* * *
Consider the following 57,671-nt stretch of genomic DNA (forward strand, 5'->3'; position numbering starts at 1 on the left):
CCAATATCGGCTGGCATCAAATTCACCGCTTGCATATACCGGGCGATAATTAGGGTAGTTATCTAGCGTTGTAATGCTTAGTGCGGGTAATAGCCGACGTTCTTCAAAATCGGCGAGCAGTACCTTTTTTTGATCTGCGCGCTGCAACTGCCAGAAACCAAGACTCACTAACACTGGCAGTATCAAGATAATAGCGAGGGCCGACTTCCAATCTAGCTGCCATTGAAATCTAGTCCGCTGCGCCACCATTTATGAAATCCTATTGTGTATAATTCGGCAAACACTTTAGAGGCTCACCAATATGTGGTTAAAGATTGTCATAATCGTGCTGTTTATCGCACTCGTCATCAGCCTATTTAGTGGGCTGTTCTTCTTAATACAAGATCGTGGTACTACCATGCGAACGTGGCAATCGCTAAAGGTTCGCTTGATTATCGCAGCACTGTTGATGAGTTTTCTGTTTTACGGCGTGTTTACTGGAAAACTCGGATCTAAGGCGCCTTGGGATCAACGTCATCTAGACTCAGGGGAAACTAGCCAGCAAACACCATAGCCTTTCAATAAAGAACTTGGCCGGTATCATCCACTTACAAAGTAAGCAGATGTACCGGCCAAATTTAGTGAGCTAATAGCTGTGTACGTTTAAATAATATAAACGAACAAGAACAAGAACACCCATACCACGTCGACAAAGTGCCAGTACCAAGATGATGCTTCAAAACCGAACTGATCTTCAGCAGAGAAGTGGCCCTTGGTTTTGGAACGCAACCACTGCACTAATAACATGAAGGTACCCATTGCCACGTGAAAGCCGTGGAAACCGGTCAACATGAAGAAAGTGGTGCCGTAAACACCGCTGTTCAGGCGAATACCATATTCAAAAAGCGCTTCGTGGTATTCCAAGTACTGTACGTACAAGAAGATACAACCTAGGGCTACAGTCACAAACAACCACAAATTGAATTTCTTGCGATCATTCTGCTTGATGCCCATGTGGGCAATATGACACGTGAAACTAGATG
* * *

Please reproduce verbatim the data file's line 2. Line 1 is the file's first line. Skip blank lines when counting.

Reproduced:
CCAATATCGGCTGGCATCAAATTCACCGCTTGCATATACCGGGCGATAATTAGGGTAGTTATCTAGCGTTGTAATGCTTAGTGCGGGTAATAGCCGACGTTCTTCAAAATCGGCGAGCAGTACCTTTTTTTGATCTGCGCGCTGCAACTGCCAGAAACCAAGACTCACTAACACTGGCAGTATCAAGATAATAGCGAGGGCCGACTTCCAATCTAGCTGCCATTGAAATCTAGTCCGCTGCGCCACCATTTATGAAATCCTATTGTGTATAATTCGGCAAACACTTTAGAGGCTCACCAATATGTGGTTAAAGATTGTCATAATCGTGCTGTTTATCGCACTCGTCATCAGCCTATTTAGTGGGCTGTTCTTCTTAATACAAGATCGTGGTACTACCATGCGAACGTGGCAATCGCTAAAGGTTCGCTTGATTATCGCAGCACTGTTGATGAGTTTTCTGTTTTACGGCGTGTTTACTGGAAAACTCGGATCTAAGGCGCCTTGGGATCAACGTCATCTAGACTCAGGGGAAACTAGCCAGCAAACACCATAGCCTTTCAATAAAGAACTTGGCCGGTATCATCCACTTACAAAGTAAGCAGATGTACCGGCCAAATTTAGTGAGCTAATAGCTGTGTACGTTTAAATAATATAAACGAACAAGAACAAGAACACCCATACCACGTCGACAAAGTGCCAGTACCAAGATGATGCTTCAAAACCGAACTGATCTTCAGCAGAGAAGTGGCCCTTGGTTTTGGAACGCAACCACTGCACTAATAACATGAAGGTACCCATTGCCACGTGAAAGCCGTGGAAACCGGTCAACATGAAGAAAGTGGTGCCGTAAACACCGCTGTTCAGGCGAATACCATATTCAAAAAGCGCTTCGTGGTATTCCAAGTACTGTACGTACAAGAAGATACAACCTAGGGCTACAGTCACAAACAACCACAAATTGAATTTCTTGCGATCATTCTGCTTGATGCCCATGTGGGCAATATGACACGTGAAACTAGATG